The relatively tame run-up to Christmas in regards to the weather this Autumn and Winter is about to be blown away, with wetter and windier weather impending.
People in the north of the UK, are about to be visited by a far less jolly festive guest in the sky, and one delivering only disruption rather than cheer and presents: Barbara.
The Met Office has issued an amber weather warning for Scotland and large areas of northern England and Northern Ireland for this Friday and Christmas Eve.
‘Be prepared’ (Amber) warnings have been put in place with just a few days notice for the nation’s festive travel plans, with 3.8 million people expected to take to the roads Christmas Eve alone.
Storm Barbara is supposed to arrive with 55mph this Wednesday, rising to 90mph in the run up to Christmas, caused by a fast-moving pocket of air high in the atmosphere that is steering low pressure around. Barbara is gathering pace in the Atlantic, with the full force striking on Friday.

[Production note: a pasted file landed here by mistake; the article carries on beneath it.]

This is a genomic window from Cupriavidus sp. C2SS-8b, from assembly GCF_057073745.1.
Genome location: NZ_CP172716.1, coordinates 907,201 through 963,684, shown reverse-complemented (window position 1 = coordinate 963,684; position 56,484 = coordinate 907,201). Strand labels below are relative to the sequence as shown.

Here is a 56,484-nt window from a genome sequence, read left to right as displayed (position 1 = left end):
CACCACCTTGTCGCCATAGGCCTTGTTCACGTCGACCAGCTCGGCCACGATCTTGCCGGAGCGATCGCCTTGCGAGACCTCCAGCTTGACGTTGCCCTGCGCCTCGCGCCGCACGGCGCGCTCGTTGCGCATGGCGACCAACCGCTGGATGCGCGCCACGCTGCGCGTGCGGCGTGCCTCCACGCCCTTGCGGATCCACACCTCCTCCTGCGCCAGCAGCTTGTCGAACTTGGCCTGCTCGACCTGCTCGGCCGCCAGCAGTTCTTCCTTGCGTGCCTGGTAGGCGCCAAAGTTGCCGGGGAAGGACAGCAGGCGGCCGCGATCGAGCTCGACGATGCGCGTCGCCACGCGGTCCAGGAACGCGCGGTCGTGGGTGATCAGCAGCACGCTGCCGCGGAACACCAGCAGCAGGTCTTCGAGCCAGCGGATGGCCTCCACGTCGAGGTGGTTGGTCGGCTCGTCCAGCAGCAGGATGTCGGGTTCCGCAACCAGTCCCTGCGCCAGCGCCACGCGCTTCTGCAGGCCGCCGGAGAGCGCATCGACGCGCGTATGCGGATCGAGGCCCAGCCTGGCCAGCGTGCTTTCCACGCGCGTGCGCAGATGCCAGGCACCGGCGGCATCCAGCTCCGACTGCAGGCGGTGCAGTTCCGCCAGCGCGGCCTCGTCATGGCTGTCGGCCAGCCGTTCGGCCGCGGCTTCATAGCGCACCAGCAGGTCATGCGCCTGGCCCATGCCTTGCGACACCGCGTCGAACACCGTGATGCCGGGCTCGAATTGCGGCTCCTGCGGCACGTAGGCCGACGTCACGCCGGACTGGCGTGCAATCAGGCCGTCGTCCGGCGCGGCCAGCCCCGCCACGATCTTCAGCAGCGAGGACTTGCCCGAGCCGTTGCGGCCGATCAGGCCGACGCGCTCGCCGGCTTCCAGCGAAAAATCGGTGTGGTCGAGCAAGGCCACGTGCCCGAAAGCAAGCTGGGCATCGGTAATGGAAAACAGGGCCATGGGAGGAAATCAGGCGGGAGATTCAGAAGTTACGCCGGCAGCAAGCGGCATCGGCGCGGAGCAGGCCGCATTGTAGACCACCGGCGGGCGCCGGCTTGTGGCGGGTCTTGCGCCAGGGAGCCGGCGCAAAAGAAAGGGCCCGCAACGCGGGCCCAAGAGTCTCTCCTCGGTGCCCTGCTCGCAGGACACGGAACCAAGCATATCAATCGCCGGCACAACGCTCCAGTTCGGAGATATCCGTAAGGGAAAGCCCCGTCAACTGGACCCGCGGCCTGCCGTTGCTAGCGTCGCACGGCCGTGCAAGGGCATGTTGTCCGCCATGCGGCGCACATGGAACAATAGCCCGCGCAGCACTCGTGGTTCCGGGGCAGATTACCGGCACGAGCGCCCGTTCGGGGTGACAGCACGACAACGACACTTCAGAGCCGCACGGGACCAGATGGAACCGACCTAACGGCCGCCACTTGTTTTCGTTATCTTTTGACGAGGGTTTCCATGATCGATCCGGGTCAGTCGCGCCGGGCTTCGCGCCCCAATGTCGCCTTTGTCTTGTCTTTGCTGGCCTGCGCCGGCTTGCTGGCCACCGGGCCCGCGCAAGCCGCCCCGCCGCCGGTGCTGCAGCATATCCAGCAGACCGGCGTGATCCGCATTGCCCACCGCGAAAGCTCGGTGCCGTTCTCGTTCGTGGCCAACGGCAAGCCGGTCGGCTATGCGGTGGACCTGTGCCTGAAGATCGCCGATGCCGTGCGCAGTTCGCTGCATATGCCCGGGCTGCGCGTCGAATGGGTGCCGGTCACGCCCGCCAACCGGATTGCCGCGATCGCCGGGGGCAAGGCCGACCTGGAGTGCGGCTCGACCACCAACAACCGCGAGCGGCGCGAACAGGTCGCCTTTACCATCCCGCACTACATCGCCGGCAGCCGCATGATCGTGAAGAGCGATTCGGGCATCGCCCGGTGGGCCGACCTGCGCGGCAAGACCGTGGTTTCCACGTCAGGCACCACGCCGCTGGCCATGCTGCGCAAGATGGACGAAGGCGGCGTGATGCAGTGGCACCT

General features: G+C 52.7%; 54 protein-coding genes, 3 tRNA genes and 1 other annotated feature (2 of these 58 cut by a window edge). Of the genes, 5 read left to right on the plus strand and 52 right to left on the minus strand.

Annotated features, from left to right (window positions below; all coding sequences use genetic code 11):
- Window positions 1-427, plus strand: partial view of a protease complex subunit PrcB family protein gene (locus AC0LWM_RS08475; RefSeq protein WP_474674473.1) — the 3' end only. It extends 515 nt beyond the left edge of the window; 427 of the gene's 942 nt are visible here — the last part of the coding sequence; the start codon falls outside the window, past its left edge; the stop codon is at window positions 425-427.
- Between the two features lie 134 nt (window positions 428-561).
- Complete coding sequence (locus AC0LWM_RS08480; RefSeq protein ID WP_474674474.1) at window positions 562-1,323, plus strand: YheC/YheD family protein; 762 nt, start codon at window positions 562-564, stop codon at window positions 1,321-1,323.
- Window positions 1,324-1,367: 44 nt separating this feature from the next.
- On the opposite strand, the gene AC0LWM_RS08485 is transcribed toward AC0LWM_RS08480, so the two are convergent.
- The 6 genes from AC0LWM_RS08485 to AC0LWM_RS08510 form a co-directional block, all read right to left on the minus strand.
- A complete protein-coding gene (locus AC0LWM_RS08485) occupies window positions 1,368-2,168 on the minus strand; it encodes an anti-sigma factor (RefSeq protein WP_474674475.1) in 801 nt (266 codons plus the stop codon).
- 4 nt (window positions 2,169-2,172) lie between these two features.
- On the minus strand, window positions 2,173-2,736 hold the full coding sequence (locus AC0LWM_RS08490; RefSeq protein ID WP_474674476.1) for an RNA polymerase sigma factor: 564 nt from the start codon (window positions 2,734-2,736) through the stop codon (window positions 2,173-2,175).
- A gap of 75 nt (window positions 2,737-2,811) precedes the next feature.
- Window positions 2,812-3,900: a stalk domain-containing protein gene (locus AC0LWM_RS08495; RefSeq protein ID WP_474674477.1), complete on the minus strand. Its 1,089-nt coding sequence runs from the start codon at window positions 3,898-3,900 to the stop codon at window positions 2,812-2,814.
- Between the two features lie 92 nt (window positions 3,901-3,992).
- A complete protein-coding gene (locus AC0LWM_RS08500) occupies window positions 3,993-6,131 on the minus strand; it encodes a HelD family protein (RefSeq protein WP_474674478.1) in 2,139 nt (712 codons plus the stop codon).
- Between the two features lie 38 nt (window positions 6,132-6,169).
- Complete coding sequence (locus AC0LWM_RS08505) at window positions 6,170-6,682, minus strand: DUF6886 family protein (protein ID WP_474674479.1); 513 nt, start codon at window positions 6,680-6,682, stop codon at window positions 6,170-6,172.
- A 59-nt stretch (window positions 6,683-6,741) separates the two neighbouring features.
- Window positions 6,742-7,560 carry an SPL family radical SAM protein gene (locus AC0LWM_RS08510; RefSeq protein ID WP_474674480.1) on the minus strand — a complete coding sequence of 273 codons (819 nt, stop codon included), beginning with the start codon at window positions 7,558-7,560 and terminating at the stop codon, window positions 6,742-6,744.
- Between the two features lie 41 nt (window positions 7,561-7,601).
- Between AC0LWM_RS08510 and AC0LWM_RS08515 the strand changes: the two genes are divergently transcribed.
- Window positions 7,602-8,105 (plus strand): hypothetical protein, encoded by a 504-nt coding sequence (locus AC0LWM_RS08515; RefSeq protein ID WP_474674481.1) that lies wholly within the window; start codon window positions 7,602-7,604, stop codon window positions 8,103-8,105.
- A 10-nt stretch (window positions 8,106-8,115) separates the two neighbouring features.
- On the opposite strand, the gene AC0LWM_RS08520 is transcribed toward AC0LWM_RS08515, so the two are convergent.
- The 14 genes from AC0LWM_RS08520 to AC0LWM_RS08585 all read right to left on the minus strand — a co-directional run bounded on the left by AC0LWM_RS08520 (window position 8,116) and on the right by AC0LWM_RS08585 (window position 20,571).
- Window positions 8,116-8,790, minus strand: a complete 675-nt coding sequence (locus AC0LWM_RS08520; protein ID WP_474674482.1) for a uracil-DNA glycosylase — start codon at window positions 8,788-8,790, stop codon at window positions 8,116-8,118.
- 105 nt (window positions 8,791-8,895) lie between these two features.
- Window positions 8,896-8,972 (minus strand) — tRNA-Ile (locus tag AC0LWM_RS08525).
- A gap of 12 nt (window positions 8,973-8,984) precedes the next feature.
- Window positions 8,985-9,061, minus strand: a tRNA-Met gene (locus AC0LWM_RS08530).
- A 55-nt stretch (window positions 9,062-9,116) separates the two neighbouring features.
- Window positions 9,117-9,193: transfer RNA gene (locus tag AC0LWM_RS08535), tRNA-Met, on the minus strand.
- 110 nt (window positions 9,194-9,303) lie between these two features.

The Met Office are warning against the potential for disrupted travel with ferries, trains, flights and bridges, issues with power supplies as well as structural damage, suggesting people to review their immediate travel plans:
— Met Office (@metoffice) December 20, 2016
Barbara is the second storm for the UK and Ireland’ 2016-17 windstorm season (hence the ‘B’), with storm Angus striking mid-November. The UK Met Office in collaboration with the Irish equivalent Met Éireann decided to introduce the naming system similar to the one seen in Northern America in 2013 following the St Jude’s day storm in October 2013 which caused 17 deaths in Europe.
Last year’s storm naming highlights included Desmond and Gertrude, with Vernon and Wendy penciled in but not required. Barbara joins Angus this year, with the likes of Malcolm and Valerie potentially set for later in the season in 2017.